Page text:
In 2023, a film about a serial killer feels strangely quaint. Gone are the days when a single man—it was almost always a man—could credibly and anonymously terrorize a city. These days, we have mass shooters who commit crimes for the clicks. Anonymity is their nightmare, not their cover. “Boston Strangler,” based on the true story of a killer who targeted single women in early ‘60s Boston, can be a difficult watch due to its gruesome content, but also an oddly pleasurable one. It trades on a perverse nostalgia for an era when crime was straightforward, even when it was horrific, and a criminal could be stopped by intrepid journalists and the occasional honest cop.
Loretta McLaughlin (Keira Knightley) is a reporter on the lifestyle beat, i.e. woman’s news, for the Boston Record-American in the early ‘60s. Desperate for a more important story, she cajoles her editor (Chris Cooper) into letting her cover a murder. A woman has been strangled and left with a scarf tied in a bow around her neck. With a very little digging, she makes a connection to other murders that the police have somehow overlooked. Succeeding where they have failed doesn’t go over well with the men in blue. The police commissioner (Bill Camp) attacks her in public and private, using her inexperience and gender to deflect from her ace reporting.
It’s “She Said” meets “Zodiac,” although “Boston Strangler” doesn’t match the former’s insight into the everyday compromises of working women or the latter’s aesthetic and technical brilliance. As Loretta digs deeper into the case—and more bodies begin to show up—her home life begins to suffer, but it never feels like writer-director Matt Ruskin has a handle on her conflict. In his eyes, she doesn’t have a problem. The world does. Loretta is happy to devote herself fully to the case and neglect her family. It turns her once-supportive husband (Morgan Spector) into a selfish brute. When he accepts a promotion at work as a way of forcing her into spending less time at the office, it’s a convincingly nasty move, but it makes her marriage seem woefully simplistic, withholding from her a complexity of character that would make the film more interesting.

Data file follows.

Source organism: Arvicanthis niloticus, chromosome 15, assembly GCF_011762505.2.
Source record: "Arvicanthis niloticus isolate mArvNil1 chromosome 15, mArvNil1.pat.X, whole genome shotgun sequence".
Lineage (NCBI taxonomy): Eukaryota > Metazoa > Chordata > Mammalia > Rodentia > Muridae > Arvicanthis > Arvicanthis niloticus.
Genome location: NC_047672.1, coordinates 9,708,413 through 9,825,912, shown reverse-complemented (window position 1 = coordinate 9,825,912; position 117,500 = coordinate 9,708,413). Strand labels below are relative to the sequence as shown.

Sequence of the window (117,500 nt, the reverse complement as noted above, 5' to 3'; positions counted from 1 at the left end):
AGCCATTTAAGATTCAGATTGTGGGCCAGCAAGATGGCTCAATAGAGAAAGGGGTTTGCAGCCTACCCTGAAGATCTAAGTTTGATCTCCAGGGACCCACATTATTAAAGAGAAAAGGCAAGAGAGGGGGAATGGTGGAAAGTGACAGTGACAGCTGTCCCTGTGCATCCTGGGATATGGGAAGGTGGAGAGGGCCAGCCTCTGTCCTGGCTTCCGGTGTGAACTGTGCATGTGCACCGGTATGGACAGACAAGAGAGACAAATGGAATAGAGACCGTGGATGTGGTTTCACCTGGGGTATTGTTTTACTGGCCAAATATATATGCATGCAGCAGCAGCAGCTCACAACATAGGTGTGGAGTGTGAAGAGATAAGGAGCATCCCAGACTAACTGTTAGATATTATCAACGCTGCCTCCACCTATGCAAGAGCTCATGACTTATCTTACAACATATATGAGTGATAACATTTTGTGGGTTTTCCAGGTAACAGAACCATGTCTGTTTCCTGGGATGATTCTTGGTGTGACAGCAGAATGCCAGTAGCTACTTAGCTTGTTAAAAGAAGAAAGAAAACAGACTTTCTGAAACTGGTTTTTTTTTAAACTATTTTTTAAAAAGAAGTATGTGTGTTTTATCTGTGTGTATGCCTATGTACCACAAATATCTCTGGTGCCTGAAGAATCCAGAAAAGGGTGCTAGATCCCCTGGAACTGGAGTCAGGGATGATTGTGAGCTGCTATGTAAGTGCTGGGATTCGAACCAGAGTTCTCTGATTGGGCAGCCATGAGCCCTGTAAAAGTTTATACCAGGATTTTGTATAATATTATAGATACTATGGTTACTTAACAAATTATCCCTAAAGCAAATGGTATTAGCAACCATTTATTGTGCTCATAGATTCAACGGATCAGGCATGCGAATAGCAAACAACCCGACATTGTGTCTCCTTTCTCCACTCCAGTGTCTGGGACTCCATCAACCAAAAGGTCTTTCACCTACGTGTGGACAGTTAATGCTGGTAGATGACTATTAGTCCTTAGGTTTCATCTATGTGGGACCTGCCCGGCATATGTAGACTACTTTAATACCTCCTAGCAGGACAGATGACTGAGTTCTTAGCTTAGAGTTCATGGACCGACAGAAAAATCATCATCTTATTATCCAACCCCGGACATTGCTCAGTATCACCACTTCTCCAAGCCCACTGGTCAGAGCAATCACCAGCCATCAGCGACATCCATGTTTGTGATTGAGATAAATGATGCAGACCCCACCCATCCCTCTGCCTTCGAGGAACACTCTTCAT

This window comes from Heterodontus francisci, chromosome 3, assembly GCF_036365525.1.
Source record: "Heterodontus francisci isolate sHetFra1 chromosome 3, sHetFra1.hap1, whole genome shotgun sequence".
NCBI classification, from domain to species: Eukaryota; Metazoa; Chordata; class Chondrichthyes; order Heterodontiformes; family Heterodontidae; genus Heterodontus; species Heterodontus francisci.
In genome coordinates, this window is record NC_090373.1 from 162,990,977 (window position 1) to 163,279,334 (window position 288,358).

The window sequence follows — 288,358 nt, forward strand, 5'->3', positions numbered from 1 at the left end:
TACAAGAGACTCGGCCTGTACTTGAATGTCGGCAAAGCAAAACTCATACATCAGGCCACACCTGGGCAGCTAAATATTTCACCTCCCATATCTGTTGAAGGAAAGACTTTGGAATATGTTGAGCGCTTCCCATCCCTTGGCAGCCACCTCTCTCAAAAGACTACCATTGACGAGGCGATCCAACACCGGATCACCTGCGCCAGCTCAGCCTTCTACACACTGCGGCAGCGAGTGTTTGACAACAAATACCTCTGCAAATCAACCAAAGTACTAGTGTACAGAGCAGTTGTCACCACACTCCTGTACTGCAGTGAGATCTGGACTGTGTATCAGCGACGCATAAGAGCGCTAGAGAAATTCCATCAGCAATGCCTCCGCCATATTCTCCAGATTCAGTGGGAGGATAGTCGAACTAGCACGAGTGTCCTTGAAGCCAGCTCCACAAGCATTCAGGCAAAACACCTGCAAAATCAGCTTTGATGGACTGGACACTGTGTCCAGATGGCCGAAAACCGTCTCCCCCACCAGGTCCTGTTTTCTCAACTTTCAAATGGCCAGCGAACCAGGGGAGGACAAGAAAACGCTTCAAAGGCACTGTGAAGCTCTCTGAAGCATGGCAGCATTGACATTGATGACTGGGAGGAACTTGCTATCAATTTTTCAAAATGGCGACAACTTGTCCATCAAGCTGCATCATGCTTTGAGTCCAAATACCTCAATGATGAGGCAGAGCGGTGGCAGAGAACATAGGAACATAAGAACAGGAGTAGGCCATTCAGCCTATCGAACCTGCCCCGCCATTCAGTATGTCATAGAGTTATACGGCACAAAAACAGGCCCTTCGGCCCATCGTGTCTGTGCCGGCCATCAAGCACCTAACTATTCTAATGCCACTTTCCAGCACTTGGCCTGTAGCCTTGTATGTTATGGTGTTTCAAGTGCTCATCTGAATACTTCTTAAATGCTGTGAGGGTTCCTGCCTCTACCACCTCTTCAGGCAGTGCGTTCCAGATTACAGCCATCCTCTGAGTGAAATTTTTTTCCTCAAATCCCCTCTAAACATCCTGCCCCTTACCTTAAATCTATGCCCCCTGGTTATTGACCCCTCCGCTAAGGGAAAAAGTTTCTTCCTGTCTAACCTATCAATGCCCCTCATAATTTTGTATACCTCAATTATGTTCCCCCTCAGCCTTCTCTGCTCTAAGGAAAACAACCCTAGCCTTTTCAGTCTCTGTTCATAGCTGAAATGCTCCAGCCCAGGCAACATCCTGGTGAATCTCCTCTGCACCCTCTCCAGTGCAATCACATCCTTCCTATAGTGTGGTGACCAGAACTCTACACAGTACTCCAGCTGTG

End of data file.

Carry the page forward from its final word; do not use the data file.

As it stands, the film feels the most convicted of its purpose when it simply lets its women work. Knightley is well-cast as a young reporter doggedly pursuing the story and fighting systemic misogyny; from “Bend it like Beckham” to “Official Secrets,” she is always at her best when refusing to bend to society’s wishes. Quickly, Loretta gets paired up with Jean Cole (Carrie Coon), a more experienced reporter who teaches her to quit worrying about what her male bosses think and focus on the work. It’s a neat bit of synergy: As they work to protect Boston’s women from a killer, they are simultaneously fighting for themselves.
Ruskin stages the action with an eye towards ruthless efficiency. He reportedly refused to let his main actors experiment with Boston accents. It’s a merciful decision, as the history of cinema is littered with embarrassing attempts to nail America’s most challenging dialect. Visually, he opts for a no-sunny-days aesthetic common to period pieces set in the 1970s, all greens, browns, and grays. Again it evokes “Zodiac,” which is both a blessing and a curse. Linking yourself to the best serial killer movie ever made puts “Boston Strangler” in good company, but its relative paucity of depth, insight, and character work stands out even more in contrast.
Then again, sometimes a straightforward approach—like good, solid reporting—gets the job done, even if it never ascends to greatness. In the second half, “Boston Strangler” takes some fascinating true-to-life turns. A killer reveals himself and confesses early in the film, leaving diligent viewers checking their watch and thinking, “It can’t be over yet!”” It’s not. The knotty resolution doesn’t provide any of the satisfaction we expect from a classic serial killer story (perhaps another nod to “Zodiac” and its delightfully ambiguous ending), but it provides insight into the depth of the man’s cowardice. “Boston Strangler” is ultimately a story about a vicious boys’ club and the women who managed to push their way in together. While it would have benefitted from a stronger, more original vision, it succeeds at its modest task of telling their story.
“Boston Strangler” is streaming now on Hulu.